Speech and language therapy for chronic cough

Background to the question

People normally cough to protect and clear the airways. For example, when we have a chest infection, we cough to eject bacteria. Or when we breathe in dust, we cough to eject the dust. Some people have chronic, or long-term cough, due to a disease such as asthma, chronic obstructive pulmonary disease (COPD), or gastro-oesophageal reflux disease. However, some people have chronic cough for no obvious reason. This is known as unexplained (idiopathic/refractory) chronic cough (UCC). Coughing over months and years is unpleasant, causing a reduction in quality of life.

Current guidelines recommend the use of gabapentin (a drug usually used to control seizures and reduce nerve pain) to try to stop people with UCC from coughing. However, this drug has side effects including drowsiness.

Speech and language therapy (SLT) has been suggested as a non-drug-based option for managing UCC. Speech and language therapy would avoid the risks and side effects of medication.

Speech and language therapy aims to teach people to control their cough. The person is taught methods to help them suppress the urge to cough. Education is given with the intention to help people understand how the technique works and hopefully get them to stick with it. People also receive vocal hygiene information. Vocal hygiene involves techniques to reduce the trigger to cough. For example, vocal hygiene may involve helping someone breathe through their nose rather than their mouth and avoiding drinking alcohol and caffeine, which can worsen cough. They may also be given psychoeducational counselling to help them learn they have the means to control their cough.

This review assessed the latest evidence regarding the effectiveness of SLT in the management of UCC.

Study characteristics

We found two relevant studies to include in the review. Both studies were randomised controlled trials (a type of study in which participants are assigned to one of two or more treatment groups using a random method) in which participants had a diagnosis of UCC. Participants received either an intervention including SLT techniques or 'healthy lifestyle advice' as a control group. We chose to use health-related quality of life and serious adverse events to judge whether SLT is a useful intervention.

Main results

Only one of the studies comparing SLT to usual care reported data about quality of life (using a questionnaire). After four weeks, participants in the study who were receiving the SLT treatment, physiotherapy and speech and language therapy intervention (PSALTI), had on average an improvement in their quality of life compared to people in the control group. However, this benefit compared to control was short-lived and disappeared after four weeks. This means that although the treatment appeared to work in the shorter term, it may not improve quality of life in the longer term compared to usual care.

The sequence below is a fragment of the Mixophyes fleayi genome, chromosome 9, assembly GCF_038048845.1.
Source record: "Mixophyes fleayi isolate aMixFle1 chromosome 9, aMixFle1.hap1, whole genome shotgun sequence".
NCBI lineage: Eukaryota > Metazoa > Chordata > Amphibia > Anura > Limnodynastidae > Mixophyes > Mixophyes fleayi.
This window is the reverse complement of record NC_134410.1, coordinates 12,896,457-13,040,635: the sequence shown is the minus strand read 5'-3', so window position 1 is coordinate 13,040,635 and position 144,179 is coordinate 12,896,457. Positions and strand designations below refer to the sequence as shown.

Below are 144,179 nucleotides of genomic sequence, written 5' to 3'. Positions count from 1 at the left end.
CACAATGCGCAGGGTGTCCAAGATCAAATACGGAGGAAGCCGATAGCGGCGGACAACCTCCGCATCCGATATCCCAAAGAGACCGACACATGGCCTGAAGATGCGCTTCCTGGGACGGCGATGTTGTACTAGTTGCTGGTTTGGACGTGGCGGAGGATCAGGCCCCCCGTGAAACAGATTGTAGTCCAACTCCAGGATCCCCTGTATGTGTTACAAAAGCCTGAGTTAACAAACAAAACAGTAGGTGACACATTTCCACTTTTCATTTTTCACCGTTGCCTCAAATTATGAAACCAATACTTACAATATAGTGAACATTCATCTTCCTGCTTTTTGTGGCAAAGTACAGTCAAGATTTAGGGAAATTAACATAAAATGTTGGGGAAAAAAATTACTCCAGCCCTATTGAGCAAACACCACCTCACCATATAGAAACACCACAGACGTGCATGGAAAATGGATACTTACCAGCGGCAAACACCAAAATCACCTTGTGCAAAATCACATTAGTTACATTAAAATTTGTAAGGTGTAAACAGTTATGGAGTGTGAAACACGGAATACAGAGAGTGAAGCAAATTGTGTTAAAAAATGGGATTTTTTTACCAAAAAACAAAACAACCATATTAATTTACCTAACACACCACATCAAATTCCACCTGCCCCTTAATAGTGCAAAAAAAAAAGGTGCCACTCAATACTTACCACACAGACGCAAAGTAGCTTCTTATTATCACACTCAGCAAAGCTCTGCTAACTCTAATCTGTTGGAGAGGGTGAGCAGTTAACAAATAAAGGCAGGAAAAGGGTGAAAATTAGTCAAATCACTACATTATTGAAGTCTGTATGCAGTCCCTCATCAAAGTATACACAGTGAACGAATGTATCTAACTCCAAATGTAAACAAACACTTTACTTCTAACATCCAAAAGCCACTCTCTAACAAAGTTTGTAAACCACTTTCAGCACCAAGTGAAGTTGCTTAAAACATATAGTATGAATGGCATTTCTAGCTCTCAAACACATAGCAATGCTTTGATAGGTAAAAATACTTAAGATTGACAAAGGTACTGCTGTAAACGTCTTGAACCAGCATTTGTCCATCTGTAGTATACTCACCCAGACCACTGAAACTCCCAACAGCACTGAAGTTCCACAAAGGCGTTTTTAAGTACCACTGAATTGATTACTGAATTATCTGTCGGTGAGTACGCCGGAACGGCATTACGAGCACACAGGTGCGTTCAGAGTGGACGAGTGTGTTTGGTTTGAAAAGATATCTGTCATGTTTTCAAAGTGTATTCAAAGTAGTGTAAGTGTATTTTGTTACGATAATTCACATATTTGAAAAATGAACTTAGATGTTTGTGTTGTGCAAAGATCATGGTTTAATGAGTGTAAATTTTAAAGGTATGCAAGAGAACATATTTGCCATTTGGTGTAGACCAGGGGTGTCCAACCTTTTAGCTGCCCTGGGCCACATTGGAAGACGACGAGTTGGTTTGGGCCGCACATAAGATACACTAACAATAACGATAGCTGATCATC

We also looked for information about side effects or harms of the treatment. The same study reported that no one experienced serious side effects or harms during the study.

Other ways of measuring the impact of SLT were also considered, and in each case relevant data were only provided by one study. An improvement in objective cough counts (using a cough monitor), symptoms (using symptom scores), and clinical improvement was shown with SLT compared to controls. The included trials reported no difference for other secondary outcomes such as subjective measures of cough or cough reflex sensitivity (measured in the laboratory using airway irritants).

Quality of the evidence

The small number of high-quality, relevant studies found in this review means that we cannot be sure of the overall benefits of SLT in the management of UCC. Improvements in health-related quality of life were associated with the PSALTI intervention over a short period in one study, but further research is required to replicate this finding. Overall, more controlled trials are required to fully examine the potential of SLT for the management of UCC.

Authors' conclusions: 

The paucity of data in this review highlights the need for more controlled trial data examining the efficacy of SLT interventions in the management of UCC. Although a large number of studies were found in the initial search as per protocol, we could include only two studies in the review. In addition, this review highlights that endpoints vary between published studies.

The improvements in HRQoL (LCQ) and reduction in 24-hour cough frequency seen with the PSALTI intervention were statistically significant but short-lived, with the between-group difference lasting up to four weeks only. Further studies are required to replicate these findings and to investigate the effects of SLT interventions over time. It is clear that SLT interventions vary between studies. Further research is needed to understand which aspects of SLT interventions are most effective in reducing cough (both objective cough frequency and subjective measures of cough) and improving HRQoL. We consider these endpoints to be clinically important. It is also important for future studies to report information on adverse events.